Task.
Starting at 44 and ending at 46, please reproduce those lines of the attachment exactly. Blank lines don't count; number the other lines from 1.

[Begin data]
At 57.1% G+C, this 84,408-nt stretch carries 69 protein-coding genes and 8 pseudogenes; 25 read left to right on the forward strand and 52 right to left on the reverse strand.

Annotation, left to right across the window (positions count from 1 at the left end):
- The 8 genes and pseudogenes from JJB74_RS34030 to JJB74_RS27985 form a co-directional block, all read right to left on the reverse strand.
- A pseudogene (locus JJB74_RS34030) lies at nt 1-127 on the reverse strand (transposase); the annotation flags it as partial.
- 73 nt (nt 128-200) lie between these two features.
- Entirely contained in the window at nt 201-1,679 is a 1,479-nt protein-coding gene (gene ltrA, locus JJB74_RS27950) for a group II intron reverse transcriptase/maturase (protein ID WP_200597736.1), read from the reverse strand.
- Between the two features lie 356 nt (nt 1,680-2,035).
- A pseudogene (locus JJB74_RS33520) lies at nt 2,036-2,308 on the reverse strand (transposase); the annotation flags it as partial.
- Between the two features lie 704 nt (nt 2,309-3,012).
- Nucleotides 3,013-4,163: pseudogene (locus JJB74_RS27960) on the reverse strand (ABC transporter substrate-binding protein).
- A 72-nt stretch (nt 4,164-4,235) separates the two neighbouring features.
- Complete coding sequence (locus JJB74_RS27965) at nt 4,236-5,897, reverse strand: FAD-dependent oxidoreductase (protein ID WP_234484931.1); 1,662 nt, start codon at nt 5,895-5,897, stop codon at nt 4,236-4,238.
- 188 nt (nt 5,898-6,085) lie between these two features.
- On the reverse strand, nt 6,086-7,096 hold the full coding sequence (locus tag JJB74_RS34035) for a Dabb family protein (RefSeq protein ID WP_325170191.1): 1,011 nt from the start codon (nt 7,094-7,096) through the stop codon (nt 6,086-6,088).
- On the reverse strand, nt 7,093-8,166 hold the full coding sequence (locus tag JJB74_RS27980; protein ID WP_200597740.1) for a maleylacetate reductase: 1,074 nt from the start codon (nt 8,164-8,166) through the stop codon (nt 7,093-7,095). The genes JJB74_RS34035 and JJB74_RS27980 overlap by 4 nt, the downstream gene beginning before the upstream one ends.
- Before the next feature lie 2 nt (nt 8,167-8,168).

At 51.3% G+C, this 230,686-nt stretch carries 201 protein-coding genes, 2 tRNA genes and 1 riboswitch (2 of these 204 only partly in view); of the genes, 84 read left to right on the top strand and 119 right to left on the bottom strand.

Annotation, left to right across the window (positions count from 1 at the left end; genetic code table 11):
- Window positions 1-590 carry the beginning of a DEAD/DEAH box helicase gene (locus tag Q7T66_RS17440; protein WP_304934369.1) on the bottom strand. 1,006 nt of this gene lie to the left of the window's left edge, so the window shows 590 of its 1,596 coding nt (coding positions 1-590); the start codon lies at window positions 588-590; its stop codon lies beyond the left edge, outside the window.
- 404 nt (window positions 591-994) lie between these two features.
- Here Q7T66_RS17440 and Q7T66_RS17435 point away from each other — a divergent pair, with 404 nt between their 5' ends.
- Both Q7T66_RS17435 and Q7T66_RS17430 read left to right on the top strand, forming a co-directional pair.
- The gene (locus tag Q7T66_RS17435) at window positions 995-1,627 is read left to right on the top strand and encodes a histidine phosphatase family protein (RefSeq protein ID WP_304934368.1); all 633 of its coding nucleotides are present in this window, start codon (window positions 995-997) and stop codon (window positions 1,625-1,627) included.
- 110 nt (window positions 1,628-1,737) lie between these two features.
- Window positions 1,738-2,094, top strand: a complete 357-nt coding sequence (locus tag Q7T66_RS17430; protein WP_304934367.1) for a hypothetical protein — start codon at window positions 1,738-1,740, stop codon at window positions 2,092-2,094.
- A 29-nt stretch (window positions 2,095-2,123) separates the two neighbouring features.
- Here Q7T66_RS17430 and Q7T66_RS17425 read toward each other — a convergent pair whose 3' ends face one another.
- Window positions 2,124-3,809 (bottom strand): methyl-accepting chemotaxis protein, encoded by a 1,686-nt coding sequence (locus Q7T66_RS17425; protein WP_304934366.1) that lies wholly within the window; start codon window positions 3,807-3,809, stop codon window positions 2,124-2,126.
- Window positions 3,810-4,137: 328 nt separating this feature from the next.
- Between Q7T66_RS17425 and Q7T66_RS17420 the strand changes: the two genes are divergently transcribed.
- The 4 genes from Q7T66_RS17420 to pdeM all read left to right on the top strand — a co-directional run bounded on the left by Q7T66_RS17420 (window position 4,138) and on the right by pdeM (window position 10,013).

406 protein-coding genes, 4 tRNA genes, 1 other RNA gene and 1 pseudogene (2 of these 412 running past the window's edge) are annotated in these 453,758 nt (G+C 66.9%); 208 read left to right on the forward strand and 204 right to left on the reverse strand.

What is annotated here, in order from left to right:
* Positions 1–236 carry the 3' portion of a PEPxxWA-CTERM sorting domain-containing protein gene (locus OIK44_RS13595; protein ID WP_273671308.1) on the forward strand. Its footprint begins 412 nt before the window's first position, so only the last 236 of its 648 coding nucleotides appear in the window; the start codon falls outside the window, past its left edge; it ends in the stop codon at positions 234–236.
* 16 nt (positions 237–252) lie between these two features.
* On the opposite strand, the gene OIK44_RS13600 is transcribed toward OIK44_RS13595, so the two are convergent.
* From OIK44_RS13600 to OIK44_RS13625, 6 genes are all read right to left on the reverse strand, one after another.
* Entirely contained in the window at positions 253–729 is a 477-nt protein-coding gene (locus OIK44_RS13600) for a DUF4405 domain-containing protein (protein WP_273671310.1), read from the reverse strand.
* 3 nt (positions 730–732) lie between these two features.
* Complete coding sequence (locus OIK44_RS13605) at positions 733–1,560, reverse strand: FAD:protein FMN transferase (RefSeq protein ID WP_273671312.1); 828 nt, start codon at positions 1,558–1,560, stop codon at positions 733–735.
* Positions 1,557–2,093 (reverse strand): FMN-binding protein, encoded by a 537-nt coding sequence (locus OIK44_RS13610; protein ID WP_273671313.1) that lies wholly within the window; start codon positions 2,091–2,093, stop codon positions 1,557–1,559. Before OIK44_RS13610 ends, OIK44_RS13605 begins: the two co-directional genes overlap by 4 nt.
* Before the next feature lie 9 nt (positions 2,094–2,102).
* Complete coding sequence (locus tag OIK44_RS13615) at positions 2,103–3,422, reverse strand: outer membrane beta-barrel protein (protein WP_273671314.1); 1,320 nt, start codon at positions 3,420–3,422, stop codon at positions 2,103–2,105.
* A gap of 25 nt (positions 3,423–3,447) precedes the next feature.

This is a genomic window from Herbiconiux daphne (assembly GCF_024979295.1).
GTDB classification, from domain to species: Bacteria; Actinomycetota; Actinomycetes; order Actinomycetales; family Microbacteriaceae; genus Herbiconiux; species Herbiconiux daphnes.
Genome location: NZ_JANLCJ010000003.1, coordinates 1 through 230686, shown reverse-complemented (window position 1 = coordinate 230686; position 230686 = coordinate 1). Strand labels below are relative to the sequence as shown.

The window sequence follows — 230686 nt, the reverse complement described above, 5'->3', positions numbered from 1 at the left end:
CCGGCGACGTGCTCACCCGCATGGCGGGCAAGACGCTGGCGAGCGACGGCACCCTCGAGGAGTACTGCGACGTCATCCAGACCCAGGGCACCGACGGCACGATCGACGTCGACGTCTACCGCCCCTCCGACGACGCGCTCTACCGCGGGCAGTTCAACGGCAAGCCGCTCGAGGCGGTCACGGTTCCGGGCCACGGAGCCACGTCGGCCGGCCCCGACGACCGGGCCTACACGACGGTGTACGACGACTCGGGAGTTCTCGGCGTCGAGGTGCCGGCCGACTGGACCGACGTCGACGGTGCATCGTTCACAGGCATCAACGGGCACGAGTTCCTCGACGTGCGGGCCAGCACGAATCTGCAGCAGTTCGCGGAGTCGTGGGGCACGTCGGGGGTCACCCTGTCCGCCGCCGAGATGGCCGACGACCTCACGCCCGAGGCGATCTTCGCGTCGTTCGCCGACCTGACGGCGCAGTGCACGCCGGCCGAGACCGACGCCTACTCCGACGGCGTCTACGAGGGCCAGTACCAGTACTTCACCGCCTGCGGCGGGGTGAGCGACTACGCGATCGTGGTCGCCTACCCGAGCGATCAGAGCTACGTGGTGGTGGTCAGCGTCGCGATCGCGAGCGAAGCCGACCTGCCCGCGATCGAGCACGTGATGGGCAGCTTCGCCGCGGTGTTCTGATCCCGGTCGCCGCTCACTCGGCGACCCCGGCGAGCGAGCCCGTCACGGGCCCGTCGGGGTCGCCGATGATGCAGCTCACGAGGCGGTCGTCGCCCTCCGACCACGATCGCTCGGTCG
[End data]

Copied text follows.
* A gap of 25 nt (positions 3,423–3,447) precedes the next feature.

This is a genomic window from Herbiconiux daphne (assembly GCF_024979295.1).
GTDB classification, from domain to species: Bacteria; Actinomycetota; Actinomycetes; order Actinomycetales; family Microbacteriaceae; genus Herbiconiux; species Herbiconiux daphnes.